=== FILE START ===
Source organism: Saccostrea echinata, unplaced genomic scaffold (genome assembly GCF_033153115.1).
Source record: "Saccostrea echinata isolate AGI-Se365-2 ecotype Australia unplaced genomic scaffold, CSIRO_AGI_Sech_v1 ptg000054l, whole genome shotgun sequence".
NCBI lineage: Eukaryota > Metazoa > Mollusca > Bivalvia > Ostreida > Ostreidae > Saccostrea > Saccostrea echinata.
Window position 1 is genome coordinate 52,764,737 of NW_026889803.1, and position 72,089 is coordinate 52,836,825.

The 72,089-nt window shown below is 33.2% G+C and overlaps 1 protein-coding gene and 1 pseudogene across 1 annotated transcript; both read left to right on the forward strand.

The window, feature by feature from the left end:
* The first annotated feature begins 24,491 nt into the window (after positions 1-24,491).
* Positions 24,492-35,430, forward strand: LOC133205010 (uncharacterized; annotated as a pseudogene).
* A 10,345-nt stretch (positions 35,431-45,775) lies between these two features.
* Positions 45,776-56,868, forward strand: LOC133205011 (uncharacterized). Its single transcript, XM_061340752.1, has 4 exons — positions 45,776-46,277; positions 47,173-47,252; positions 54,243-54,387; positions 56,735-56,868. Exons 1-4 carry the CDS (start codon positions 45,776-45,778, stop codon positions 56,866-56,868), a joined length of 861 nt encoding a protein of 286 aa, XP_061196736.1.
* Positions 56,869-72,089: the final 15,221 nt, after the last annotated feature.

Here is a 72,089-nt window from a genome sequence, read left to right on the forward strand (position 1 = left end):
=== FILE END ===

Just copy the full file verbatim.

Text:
Source organism: Saccostrea echinata, unplaced genomic scaffold (genome assembly GCF_033153115.1).
Source record: "Saccostrea echinata isolate AGI-Se365-2 ecotype Australia unplaced genomic scaffold, CSIRO_AGI_Sech_v1 ptg000054l, whole genome shotgun sequence".
NCBI lineage: Eukaryota > Metazoa > Mollusca > Bivalvia > Ostreida > Ostreidae > Saccostrea > Saccostrea echinata.
Window position 1 is genome coordinate 52,764,737 of NW_026889803.1, and position 72,089 is coordinate 52,836,825.

The 72,089-nt window shown below is 33.2% G+C and overlaps 1 protein-coding gene and 1 pseudogene across 1 annotated transcript; both read left to right on the forward strand.

The window, feature by feature from the left end:
* The first annotated feature begins 24,491 nt into the window (after positions 1-24,491).
* Positions 24,492-35,430, forward strand: LOC133205010 (uncharacterized; annotated as a pseudogene).
* A 10,345-nt stretch (positions 35,431-45,775) lies between these two features.
* Positions 45,776-56,868, forward strand: LOC133205011 (uncharacterized). Its single transcript, XM_061340752.1, has 4 exons — positions 45,776-46,277; positions 47,173-47,252; positions 54,243-54,387; positions 56,735-56,868. Exons 1-4 carry the CDS (start codon positions 45,776-45,778, stop codon positions 56,866-56,868), a joined length of 861 nt encoding a protein of 286 aa, XP_061196736.1.
* Positions 56,869-72,089: the final 15,221 nt, after the last annotated feature.

Here is a 72,089-nt window from a genome sequence, read left to right on the forward strand (position 1 = left end):